For me, a big reason to work hard and travel across the globe for a 30 minute talk is to increase awareness of accessibility amongst people who can make a difference in their daily work. At JSConf EU, it felt successful when people told me things like, "this is what I needed to finally start addressing accessibility" and "I’d never thought of that before." I was especially flattered seeing tweets from influential people like Remy Sharp and Raquel Velez:

“Partly inspired during @marcysutton’s #jsconfeu talk and @karlgroves’ recent open issues, I’ve landed a few aria related fixes to @js_bin.” @rem

“Accessibility is about *people* - not thinking about it, and using frameworks that don’t care about it, is irresponsible.” @rockbot

The Parties

Ricoloop at JSConf EU

Ricoloop at JSConf EU

I attended parties for RejectJS and CSSConf EU, which were both lovely. But JSConf EU had two parties that were really freaking cool. Saturday night at the conference venue, Tim Pietrusky presented "Nerd Disco," and talked about how he’d been inspired by Deadmau5 and started hacking LEDs timed to music. It seemed like a pretty young project, but his excitement was obvious. After Nerd Disco, an artist named Ricoloop got up and did a live set as one-man electronic band. It was awesomely Berlin. Dan Webb from Twitter also got up and played some gritty UK beats, which I loved. We had the whole dance floor to ourselves by that point.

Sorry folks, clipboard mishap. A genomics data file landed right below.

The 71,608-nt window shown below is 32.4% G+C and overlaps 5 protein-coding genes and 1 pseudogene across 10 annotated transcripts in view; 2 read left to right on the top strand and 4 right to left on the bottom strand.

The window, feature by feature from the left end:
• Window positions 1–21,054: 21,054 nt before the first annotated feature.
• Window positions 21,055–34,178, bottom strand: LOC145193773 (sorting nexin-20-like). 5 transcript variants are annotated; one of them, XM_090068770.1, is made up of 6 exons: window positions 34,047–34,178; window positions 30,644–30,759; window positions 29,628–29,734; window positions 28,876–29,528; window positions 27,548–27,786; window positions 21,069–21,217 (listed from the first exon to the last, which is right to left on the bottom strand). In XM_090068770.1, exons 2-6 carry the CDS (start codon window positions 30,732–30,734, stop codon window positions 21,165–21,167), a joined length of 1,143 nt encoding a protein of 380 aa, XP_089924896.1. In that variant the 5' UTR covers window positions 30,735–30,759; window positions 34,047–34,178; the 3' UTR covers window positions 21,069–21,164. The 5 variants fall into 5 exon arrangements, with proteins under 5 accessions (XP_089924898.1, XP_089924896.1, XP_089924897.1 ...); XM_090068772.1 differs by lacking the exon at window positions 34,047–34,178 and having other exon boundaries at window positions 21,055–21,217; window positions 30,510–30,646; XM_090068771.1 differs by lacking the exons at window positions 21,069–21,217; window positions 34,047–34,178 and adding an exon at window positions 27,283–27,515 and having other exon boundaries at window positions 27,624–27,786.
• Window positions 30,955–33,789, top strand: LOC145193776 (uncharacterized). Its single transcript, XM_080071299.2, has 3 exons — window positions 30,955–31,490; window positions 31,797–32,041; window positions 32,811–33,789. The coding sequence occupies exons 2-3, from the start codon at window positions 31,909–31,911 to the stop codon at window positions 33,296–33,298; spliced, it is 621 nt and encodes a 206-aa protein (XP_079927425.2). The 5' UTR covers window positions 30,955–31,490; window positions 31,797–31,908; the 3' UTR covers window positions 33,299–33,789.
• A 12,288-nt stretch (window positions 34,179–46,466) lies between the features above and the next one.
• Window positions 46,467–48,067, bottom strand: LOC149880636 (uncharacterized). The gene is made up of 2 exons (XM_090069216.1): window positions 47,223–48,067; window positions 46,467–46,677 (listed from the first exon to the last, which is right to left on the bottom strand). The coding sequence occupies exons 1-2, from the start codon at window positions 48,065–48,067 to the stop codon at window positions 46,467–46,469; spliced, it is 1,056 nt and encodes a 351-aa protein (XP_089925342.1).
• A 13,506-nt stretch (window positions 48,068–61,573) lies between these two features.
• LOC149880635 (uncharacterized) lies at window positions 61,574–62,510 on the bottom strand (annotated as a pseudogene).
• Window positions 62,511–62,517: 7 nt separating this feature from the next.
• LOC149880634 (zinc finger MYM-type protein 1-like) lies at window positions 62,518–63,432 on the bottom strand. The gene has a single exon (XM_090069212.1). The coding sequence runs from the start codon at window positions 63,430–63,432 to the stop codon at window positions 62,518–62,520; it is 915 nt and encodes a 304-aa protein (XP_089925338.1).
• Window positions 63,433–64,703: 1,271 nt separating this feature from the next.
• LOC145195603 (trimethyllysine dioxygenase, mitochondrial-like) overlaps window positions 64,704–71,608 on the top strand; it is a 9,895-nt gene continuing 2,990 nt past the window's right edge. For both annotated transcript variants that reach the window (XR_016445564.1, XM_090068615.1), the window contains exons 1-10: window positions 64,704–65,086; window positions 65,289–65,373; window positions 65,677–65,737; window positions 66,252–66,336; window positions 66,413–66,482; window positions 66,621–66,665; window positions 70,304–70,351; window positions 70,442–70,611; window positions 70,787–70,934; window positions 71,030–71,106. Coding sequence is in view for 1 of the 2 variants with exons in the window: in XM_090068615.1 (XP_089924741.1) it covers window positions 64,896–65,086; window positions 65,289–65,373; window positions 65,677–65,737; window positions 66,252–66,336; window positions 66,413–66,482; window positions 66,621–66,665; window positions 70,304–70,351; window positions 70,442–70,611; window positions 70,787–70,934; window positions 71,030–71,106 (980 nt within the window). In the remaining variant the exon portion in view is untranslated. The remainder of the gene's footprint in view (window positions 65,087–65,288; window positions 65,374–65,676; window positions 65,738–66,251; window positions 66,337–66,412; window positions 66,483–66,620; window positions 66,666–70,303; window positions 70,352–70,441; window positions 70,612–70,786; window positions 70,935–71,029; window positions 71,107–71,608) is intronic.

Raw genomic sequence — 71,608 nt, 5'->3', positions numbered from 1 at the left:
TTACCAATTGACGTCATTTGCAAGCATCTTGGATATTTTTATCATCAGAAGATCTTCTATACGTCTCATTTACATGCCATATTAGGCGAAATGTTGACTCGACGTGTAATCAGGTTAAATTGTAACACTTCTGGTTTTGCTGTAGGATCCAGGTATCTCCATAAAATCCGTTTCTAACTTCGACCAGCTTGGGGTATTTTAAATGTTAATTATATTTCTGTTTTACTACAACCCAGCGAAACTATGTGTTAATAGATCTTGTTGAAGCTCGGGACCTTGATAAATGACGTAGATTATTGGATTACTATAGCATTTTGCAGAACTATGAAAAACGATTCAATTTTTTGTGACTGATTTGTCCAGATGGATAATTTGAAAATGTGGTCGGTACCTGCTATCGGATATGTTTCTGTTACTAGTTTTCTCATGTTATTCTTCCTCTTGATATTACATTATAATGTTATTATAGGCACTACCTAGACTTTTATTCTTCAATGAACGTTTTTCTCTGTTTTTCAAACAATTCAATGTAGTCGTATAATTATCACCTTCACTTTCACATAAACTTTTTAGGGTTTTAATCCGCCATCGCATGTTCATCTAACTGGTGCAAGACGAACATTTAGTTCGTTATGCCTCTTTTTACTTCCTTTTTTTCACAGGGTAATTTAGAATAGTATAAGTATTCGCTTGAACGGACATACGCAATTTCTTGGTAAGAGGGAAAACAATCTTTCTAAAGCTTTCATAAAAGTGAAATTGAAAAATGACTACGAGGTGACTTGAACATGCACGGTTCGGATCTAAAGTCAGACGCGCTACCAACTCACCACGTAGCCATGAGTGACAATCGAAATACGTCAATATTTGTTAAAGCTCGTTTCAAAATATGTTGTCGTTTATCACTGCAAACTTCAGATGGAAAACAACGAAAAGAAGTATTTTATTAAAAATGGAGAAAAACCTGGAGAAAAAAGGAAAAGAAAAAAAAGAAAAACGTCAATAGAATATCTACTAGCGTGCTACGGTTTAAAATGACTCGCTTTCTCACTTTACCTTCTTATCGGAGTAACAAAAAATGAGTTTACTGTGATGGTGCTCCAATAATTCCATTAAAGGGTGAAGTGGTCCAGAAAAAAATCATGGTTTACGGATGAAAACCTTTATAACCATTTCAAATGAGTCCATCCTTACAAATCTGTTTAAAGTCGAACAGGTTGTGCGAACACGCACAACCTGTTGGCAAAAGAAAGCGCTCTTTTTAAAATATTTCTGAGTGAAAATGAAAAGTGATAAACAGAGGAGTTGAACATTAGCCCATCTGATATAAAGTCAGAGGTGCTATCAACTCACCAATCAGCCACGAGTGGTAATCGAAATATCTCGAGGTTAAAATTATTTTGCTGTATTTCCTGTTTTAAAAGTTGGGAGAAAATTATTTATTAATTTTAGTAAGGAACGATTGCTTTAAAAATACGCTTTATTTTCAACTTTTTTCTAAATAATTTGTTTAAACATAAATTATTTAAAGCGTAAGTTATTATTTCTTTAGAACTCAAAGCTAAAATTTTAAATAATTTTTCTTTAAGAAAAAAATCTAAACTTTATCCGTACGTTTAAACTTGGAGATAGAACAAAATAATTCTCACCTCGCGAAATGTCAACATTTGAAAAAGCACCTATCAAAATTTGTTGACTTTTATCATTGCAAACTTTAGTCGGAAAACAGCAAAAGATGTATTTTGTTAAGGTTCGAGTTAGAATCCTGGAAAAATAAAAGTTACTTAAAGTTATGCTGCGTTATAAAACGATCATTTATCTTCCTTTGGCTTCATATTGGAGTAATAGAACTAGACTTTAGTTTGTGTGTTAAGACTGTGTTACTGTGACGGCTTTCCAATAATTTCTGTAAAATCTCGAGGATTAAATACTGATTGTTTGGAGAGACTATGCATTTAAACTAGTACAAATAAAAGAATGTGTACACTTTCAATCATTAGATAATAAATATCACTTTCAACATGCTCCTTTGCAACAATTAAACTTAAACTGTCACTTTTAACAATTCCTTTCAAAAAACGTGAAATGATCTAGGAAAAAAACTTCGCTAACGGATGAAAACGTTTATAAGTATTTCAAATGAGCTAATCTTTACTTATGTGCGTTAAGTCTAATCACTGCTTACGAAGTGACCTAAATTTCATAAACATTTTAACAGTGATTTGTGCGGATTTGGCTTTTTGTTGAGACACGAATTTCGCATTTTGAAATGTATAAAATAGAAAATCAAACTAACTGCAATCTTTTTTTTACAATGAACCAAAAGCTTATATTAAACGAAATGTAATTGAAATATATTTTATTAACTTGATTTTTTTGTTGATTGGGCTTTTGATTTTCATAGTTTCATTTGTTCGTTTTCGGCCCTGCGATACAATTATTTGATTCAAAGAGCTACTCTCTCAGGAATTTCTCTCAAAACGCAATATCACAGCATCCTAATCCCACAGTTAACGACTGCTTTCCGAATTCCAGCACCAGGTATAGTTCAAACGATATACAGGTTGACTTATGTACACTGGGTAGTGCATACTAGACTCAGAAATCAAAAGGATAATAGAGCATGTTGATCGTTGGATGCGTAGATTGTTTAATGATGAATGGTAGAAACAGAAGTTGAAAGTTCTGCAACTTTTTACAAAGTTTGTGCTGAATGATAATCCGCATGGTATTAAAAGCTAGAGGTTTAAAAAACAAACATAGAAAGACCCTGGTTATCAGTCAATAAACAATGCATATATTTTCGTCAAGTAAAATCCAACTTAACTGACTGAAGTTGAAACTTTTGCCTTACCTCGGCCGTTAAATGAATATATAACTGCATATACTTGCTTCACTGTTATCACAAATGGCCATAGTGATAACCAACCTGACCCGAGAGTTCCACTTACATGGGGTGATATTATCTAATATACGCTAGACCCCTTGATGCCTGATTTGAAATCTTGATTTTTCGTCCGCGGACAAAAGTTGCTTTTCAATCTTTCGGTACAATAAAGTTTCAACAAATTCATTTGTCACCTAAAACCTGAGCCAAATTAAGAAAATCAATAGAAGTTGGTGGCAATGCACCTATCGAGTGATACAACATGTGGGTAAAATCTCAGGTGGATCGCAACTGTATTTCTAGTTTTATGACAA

Sunday night, JSConf EU held a party on a boat, the Hoppetosse. Some friends and I walked there after dinner and I got to say most of my goodbyes as I was leaving the next day. (I'm so happy to have made friends in the JavaScript community—conferences have made that possible.) On the way out, I heard an old house song I hadn't heard since going to underground parties back in high school in Seattle. It took some searching, but I found the track: Pepe Bradock, Deep Burnt. It will always remind me of the wonderful time I had in Berlin.